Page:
1 can of garbanzo beans (you can soak and cook dried beans, but…why?)
1 clove garlic
1 Tbsp extra virgin olive oil
juice from ½ lemon
½ tsp salt, plus more to taste
handful of chopped fresh parsley
paprika to taste (optional)

Drain bean juice from garbanzo beans. Just the idea of bean juice is gross enough, but now I’ve had to type it out. Twice. Gross.

Process garlic clove in a food processor until it looks finely chopped. It seems weird to waste all that small electrical appliance energy on a single clove of garlic when you could chop it more finely by hand, but you have to use the food processor eventually, and besides, you won’t lose any garlic essence during transfer from cutting board via knife.

Add the can of garbanzo beans to the garlic clove in the food processor, sans bean juice (that’s also sans can for any of the noobs in the back row) along with olive oil, lemon juice, and salt.

Process until the garbanzo beans are pureed to the consistency you want. For a smoother consistency, puree longer, and add (a little at a time) more lemon juice and/or olive oil. But be careful: oil is oil.

Add parsley at the end and pulse until parsley is just chopped, salt (if necessary) and paprika to taste.

Garnish with a drizzle of oilve oil, additional paprika, and serve with toasted pita wedges or chips (my choice).

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  • Doo’ite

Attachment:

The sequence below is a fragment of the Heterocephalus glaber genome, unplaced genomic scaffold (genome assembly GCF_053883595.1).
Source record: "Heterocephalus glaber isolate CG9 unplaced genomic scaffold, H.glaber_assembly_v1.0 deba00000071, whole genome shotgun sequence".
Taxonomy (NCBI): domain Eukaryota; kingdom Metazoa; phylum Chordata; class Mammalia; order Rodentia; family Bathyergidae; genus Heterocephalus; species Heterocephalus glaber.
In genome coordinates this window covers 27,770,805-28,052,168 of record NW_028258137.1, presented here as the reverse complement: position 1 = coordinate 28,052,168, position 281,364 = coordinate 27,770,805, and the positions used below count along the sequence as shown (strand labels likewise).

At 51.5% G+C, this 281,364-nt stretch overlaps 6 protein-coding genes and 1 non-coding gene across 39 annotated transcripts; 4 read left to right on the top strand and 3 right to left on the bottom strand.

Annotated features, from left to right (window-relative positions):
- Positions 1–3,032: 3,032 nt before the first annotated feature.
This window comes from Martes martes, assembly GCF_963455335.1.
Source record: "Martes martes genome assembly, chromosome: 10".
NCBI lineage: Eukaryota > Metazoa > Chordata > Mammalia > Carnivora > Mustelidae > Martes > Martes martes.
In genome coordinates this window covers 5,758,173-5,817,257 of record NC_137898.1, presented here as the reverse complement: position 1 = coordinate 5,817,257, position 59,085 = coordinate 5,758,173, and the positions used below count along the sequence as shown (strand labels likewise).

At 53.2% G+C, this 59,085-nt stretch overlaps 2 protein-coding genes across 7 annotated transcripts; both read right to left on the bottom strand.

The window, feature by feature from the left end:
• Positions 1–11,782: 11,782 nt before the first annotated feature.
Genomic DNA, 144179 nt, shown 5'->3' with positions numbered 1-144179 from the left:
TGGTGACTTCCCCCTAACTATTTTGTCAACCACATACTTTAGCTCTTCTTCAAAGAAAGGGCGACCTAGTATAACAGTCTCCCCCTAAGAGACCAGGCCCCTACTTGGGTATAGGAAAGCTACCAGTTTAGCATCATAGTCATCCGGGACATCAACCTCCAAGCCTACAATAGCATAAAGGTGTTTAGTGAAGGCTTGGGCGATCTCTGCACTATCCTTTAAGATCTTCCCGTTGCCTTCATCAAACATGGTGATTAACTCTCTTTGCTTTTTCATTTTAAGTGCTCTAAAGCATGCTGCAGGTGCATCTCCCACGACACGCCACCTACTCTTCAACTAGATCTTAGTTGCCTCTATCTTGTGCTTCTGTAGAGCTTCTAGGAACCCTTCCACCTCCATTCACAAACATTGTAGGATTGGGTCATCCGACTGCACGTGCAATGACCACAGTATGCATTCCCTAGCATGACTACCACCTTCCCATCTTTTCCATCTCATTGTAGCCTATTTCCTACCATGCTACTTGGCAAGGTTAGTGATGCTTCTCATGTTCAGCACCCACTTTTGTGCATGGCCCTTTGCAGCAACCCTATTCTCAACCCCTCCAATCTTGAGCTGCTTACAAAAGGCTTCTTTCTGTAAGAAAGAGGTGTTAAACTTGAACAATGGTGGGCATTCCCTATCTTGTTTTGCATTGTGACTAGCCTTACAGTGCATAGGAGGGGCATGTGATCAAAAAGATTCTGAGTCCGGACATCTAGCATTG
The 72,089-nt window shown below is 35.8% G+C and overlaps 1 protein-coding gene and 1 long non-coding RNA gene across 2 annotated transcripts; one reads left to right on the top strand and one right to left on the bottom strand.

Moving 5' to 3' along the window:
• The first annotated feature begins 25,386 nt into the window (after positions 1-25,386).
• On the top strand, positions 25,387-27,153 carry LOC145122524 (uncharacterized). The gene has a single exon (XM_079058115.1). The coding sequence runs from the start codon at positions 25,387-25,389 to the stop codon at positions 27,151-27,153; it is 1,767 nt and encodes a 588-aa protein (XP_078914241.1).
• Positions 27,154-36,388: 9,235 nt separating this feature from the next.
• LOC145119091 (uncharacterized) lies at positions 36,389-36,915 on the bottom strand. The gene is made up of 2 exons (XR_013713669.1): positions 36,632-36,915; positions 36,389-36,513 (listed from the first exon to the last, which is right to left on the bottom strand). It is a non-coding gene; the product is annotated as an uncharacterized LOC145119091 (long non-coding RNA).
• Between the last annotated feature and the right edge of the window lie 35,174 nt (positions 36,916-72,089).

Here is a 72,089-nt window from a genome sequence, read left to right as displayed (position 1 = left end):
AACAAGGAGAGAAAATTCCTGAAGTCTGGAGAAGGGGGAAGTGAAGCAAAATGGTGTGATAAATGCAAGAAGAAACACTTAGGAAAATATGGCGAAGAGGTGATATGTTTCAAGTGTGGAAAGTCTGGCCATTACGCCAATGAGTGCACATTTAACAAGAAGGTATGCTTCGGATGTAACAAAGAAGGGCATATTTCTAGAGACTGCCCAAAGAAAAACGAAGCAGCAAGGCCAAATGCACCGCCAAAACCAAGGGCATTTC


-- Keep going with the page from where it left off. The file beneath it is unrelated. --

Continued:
Making the best of bland?

  • dave

    What a nice catch-up. Not too long or too loaded, and no guilt involved. Just a refreshing delicious moment once more.

    But then again, just like preparing hummus, I’m easy.

  • dave

    What a nice catch-up. Not too long or too loaded, and no guilt involved. Just a refreshing delicious moment once more.

    But then again, just like preparing hummus, I’m easy.

  • Ima Wurdibitsch

    I love homemade hummus. I love spice, too, so I’ll usually put a combination of some of the following in the food processor with the juiceless beans and other ingredients: jalepeno, roasted red pepper, cayenne, sriracha.

  • SunJun

    As always, you inspire me to eat; this time, I’ve got to go down to the pita place in the lobby for some hummus. What a great way to ease back in.

  • LunaCafe

    Sarah, bless your heart. So glad you are back.